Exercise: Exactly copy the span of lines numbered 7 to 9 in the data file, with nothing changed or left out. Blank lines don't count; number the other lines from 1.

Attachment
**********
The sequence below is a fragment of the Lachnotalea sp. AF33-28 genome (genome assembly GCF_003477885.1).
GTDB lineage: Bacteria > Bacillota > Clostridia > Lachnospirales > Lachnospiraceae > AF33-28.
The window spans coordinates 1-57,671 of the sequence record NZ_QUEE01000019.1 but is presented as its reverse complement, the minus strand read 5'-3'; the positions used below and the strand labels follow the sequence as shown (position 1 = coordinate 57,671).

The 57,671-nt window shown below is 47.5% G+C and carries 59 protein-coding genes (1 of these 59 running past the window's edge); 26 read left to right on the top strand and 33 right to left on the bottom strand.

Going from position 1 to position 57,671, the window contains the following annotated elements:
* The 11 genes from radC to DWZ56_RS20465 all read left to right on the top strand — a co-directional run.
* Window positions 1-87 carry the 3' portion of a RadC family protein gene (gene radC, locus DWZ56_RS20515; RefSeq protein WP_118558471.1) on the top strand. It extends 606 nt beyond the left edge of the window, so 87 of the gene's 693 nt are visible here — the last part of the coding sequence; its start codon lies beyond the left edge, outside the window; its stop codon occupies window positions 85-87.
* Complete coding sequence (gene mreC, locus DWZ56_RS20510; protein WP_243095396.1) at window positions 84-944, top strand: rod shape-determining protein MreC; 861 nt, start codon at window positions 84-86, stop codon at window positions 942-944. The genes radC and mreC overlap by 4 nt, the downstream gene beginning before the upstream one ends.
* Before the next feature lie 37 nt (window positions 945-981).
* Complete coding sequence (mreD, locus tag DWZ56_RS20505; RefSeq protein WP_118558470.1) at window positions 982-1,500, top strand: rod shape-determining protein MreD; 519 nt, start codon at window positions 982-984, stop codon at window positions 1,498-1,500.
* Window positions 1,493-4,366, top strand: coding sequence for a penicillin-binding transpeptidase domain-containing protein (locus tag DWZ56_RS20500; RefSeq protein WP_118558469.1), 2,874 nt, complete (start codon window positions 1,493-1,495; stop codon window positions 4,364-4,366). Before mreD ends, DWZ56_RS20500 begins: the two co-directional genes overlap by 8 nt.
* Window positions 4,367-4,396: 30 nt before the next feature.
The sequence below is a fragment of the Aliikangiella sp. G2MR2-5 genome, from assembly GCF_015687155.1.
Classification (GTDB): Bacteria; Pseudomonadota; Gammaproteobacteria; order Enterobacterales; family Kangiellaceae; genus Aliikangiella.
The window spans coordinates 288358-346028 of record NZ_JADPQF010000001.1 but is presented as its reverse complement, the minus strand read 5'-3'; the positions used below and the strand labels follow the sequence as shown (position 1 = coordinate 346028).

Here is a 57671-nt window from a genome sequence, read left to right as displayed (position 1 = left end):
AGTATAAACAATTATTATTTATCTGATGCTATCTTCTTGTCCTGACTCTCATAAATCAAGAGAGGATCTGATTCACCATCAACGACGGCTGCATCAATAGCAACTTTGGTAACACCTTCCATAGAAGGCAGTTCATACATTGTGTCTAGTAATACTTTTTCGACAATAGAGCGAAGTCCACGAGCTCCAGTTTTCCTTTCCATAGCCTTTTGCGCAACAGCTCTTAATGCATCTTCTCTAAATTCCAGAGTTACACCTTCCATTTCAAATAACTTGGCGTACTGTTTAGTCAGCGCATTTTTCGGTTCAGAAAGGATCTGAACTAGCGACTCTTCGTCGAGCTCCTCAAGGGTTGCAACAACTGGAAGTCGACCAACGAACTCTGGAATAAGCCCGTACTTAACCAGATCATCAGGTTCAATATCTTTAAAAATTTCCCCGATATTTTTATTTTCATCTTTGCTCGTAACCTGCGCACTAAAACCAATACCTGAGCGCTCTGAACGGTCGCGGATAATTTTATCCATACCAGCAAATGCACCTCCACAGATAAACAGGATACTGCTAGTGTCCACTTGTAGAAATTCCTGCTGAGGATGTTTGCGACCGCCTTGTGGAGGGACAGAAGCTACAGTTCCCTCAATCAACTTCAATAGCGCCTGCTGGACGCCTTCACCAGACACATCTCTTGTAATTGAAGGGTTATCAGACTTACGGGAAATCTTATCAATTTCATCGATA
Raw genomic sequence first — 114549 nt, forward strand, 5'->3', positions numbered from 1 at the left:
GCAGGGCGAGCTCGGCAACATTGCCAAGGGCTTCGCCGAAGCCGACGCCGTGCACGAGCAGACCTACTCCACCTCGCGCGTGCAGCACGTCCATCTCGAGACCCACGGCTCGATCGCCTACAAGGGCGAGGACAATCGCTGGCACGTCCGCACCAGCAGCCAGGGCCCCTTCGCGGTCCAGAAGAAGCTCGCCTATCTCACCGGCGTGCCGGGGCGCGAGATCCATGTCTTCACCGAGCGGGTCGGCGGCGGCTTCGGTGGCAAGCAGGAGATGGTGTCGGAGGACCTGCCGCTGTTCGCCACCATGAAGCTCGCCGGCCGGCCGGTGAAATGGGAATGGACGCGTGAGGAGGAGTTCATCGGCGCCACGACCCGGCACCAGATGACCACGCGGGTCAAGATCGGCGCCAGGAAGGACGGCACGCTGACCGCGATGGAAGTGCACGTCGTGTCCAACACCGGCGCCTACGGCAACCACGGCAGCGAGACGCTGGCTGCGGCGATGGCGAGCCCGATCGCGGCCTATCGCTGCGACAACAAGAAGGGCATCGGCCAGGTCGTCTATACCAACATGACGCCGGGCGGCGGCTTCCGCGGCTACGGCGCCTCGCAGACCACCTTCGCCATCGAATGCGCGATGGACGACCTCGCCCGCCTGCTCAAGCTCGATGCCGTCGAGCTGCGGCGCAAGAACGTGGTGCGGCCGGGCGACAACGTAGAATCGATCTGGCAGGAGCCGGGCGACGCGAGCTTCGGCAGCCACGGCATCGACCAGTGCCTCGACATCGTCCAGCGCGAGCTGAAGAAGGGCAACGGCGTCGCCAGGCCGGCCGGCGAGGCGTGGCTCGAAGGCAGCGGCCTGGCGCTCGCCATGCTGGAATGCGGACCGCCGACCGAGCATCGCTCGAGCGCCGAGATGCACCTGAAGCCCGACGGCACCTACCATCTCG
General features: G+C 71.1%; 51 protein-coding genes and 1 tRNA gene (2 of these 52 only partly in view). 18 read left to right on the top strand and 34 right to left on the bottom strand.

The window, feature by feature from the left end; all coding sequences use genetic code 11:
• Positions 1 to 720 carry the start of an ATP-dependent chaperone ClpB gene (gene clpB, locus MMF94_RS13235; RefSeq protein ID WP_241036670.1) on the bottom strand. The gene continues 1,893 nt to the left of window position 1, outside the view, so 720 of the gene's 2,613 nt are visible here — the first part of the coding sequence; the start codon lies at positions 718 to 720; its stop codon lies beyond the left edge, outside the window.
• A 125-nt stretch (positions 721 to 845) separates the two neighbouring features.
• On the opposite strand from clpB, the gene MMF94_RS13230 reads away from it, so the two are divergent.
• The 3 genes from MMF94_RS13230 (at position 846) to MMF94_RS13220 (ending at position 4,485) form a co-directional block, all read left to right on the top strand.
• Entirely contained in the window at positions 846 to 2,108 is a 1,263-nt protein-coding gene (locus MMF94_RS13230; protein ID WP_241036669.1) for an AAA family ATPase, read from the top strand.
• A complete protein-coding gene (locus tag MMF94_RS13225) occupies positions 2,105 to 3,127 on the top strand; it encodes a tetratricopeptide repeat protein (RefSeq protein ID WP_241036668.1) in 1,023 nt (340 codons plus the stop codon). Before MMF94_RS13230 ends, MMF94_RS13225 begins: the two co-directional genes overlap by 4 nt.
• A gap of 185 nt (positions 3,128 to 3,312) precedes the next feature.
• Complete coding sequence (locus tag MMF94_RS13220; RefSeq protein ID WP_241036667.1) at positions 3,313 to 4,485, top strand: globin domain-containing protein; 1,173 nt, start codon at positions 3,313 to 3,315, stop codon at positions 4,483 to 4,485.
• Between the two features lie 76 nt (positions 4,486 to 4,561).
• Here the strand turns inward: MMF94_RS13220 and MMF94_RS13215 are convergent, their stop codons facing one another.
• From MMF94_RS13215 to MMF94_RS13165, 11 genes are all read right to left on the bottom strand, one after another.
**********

* Window positions 1-87 carry the 3' portion of a RadC family protein gene (gene radC, locus DWZ56_RS20515; RefSeq protein WP_118558471.1) on the top strand. It extends 606 nt beyond the left edge of the window, so 87 of the gene's 693 nt are visible here — the last part of the coding sequence; its start codon lies beyond the left edge, outside the window; its stop codon occupies window positions 85-87.
* Complete coding sequence (gene mreC, locus DWZ56_RS20510; protein WP_243095396.1) at window positions 84-944, top strand: rod shape-determining protein MreC; 861 nt, start codon at window positions 84-86, stop codon at window positions 942-944. The genes radC and mreC overlap by 4 nt, the downstream gene beginning before the upstream one ends.
* Before the next feature lie 37 nt (window positions 945-981).